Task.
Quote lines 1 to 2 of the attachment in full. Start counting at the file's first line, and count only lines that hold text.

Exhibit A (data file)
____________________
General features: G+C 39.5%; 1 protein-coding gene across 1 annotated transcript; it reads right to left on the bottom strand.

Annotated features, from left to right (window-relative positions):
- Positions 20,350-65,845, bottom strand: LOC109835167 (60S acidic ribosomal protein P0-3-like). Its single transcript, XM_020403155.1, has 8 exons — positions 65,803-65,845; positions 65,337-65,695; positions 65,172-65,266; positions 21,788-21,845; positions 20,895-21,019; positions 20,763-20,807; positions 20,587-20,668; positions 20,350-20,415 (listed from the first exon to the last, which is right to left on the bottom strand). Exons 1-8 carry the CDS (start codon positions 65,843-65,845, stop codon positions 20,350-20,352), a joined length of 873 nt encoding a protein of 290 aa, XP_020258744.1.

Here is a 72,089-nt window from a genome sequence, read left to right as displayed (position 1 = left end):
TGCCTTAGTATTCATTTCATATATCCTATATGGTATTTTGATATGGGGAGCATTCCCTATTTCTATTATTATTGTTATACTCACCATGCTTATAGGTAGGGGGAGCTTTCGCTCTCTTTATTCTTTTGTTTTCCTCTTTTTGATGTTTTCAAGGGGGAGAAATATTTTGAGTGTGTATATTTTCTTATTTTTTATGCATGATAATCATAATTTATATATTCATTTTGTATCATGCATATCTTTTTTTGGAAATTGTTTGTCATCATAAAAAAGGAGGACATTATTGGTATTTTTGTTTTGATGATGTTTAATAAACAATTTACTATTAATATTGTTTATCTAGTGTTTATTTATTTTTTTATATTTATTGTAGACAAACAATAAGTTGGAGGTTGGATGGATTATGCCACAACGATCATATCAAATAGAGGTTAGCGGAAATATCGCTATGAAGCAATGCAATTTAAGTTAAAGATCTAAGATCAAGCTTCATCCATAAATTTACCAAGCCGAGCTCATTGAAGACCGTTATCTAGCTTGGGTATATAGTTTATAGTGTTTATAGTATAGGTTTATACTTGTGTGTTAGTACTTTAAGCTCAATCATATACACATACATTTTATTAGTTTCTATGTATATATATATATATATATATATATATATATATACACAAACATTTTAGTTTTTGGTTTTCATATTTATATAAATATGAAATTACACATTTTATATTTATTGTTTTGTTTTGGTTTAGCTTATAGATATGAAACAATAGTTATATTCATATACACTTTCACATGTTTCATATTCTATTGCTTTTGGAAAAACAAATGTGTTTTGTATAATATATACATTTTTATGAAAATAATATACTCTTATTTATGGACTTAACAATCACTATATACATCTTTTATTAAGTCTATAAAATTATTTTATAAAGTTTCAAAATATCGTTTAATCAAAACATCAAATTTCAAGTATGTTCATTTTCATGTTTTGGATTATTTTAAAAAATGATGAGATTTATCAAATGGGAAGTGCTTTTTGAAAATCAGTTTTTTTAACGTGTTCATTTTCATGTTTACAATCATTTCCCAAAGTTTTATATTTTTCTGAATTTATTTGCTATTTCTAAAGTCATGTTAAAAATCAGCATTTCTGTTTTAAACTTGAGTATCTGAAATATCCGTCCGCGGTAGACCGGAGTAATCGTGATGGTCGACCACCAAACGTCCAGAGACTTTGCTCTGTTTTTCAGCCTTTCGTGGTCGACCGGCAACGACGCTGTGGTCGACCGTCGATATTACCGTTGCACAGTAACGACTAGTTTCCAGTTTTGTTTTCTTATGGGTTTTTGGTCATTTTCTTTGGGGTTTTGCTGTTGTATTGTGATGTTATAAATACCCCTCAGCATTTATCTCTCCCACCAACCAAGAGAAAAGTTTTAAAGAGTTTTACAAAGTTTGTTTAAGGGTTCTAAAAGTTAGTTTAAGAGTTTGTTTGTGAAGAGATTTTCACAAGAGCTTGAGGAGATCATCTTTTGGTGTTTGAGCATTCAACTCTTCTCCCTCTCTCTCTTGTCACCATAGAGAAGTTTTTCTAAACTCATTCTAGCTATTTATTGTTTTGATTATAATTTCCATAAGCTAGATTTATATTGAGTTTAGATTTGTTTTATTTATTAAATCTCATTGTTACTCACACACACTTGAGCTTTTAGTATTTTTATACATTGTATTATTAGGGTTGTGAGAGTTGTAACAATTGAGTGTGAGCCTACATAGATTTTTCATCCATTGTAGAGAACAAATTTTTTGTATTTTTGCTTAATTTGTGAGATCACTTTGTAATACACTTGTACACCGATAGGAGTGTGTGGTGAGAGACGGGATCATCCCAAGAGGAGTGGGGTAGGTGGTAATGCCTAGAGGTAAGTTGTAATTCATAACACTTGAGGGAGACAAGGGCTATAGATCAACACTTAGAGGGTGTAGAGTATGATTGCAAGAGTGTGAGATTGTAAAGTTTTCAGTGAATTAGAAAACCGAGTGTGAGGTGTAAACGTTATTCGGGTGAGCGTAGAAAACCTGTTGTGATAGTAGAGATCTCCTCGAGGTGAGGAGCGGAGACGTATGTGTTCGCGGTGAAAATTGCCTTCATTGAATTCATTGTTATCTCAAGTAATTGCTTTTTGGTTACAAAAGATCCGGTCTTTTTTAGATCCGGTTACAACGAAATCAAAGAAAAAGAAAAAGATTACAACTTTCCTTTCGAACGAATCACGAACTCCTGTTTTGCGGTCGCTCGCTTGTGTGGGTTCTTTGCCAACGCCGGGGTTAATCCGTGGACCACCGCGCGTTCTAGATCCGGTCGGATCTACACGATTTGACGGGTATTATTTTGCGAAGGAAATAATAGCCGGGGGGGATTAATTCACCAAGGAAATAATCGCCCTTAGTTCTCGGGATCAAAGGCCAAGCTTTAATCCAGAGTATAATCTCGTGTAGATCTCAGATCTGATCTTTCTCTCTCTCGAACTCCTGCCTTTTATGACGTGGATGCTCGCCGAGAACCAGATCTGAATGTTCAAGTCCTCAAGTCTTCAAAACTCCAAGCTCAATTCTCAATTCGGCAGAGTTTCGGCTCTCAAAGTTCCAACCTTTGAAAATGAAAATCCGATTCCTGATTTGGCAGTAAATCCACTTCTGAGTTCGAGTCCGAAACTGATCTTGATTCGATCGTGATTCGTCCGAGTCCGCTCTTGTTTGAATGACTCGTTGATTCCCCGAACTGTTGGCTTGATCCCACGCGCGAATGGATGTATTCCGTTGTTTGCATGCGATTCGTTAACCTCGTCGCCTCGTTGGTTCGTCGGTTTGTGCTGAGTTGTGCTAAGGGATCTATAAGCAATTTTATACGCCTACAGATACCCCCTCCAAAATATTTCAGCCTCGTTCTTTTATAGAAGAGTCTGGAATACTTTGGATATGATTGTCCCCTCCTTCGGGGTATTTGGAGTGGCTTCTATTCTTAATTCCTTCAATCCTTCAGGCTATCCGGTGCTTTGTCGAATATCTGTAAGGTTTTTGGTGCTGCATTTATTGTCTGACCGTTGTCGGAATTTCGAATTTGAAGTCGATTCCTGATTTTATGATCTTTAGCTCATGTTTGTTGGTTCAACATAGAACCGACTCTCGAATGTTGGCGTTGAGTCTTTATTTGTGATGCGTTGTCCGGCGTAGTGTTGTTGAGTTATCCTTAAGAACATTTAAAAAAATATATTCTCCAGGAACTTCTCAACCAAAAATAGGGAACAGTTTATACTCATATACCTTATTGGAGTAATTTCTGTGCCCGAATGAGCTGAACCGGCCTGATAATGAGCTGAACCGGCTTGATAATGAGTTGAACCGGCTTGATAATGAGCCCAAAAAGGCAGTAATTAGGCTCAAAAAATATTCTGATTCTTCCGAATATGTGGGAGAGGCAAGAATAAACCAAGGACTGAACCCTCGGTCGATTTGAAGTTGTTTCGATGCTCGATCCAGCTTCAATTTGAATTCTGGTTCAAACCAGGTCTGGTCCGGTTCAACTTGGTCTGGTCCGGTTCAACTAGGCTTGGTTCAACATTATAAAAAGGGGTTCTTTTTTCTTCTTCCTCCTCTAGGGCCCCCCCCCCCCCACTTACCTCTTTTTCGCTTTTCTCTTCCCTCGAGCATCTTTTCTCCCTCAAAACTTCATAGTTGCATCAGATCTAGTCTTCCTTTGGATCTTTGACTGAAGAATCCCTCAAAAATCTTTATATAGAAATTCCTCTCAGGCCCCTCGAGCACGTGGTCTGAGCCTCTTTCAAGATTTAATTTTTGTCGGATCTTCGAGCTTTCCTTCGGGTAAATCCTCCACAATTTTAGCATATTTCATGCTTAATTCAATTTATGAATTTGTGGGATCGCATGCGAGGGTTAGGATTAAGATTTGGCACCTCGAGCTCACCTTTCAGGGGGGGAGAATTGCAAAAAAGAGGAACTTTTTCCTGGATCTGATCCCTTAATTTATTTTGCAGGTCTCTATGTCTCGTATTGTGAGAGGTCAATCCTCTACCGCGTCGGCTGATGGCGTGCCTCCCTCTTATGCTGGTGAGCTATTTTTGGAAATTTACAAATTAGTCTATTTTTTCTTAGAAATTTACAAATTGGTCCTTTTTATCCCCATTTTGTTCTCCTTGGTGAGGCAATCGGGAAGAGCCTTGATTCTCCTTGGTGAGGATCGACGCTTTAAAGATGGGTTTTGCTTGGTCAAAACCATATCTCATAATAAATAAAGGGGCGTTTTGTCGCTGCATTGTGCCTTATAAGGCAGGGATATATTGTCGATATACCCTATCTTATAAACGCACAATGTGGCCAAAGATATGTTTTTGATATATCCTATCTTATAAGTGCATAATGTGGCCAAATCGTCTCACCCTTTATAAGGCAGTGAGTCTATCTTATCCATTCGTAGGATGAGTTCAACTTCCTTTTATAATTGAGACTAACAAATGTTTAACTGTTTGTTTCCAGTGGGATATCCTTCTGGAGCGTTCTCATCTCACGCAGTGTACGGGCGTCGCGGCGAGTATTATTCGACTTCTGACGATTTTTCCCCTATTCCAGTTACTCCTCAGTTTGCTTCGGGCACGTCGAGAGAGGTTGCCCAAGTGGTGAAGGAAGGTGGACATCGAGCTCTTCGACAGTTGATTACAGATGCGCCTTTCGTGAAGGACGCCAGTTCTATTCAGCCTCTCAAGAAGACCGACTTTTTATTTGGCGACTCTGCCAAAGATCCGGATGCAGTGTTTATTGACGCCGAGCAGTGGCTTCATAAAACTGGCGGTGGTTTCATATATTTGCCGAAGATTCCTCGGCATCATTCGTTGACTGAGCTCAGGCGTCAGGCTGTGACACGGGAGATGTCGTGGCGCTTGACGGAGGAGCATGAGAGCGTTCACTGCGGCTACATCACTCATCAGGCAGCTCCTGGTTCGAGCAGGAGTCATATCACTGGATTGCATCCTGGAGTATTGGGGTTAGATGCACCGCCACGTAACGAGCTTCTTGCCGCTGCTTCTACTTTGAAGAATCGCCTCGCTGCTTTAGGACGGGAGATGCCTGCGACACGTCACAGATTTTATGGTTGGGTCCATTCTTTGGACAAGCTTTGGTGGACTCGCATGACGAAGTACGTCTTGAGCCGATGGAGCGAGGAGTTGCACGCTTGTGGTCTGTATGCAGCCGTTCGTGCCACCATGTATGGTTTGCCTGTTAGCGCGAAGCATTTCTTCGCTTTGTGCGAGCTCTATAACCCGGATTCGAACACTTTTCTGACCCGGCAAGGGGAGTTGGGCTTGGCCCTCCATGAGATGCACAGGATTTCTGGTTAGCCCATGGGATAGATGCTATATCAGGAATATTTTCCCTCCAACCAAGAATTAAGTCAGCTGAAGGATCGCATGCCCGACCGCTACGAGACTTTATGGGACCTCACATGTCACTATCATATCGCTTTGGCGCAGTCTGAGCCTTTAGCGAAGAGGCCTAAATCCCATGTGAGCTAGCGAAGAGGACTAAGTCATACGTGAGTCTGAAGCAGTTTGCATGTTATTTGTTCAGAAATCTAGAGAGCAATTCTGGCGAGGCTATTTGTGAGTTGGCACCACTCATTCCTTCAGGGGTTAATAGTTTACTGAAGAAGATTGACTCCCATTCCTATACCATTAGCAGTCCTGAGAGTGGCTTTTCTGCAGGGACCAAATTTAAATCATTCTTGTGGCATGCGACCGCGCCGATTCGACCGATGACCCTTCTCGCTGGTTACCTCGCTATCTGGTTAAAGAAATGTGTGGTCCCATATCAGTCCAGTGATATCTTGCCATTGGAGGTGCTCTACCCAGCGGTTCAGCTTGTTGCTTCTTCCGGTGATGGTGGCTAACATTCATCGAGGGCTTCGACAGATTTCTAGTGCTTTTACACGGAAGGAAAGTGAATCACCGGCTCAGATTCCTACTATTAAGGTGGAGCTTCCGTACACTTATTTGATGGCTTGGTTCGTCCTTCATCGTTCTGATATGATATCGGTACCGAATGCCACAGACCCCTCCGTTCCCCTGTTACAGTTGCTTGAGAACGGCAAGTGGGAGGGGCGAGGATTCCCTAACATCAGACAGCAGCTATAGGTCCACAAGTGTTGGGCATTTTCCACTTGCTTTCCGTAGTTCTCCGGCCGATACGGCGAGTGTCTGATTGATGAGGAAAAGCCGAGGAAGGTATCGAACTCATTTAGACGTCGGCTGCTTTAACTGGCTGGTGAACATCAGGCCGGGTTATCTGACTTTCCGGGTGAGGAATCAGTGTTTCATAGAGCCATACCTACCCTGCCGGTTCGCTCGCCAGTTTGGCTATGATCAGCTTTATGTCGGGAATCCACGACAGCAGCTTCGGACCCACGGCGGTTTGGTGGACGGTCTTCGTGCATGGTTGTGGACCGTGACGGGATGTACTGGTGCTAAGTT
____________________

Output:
General features: G+C 39.5%; 1 protein-coding gene across 1 annotated transcript; it reads right to left on the bottom strand.

Annotated features, from left to right (window-relative positions):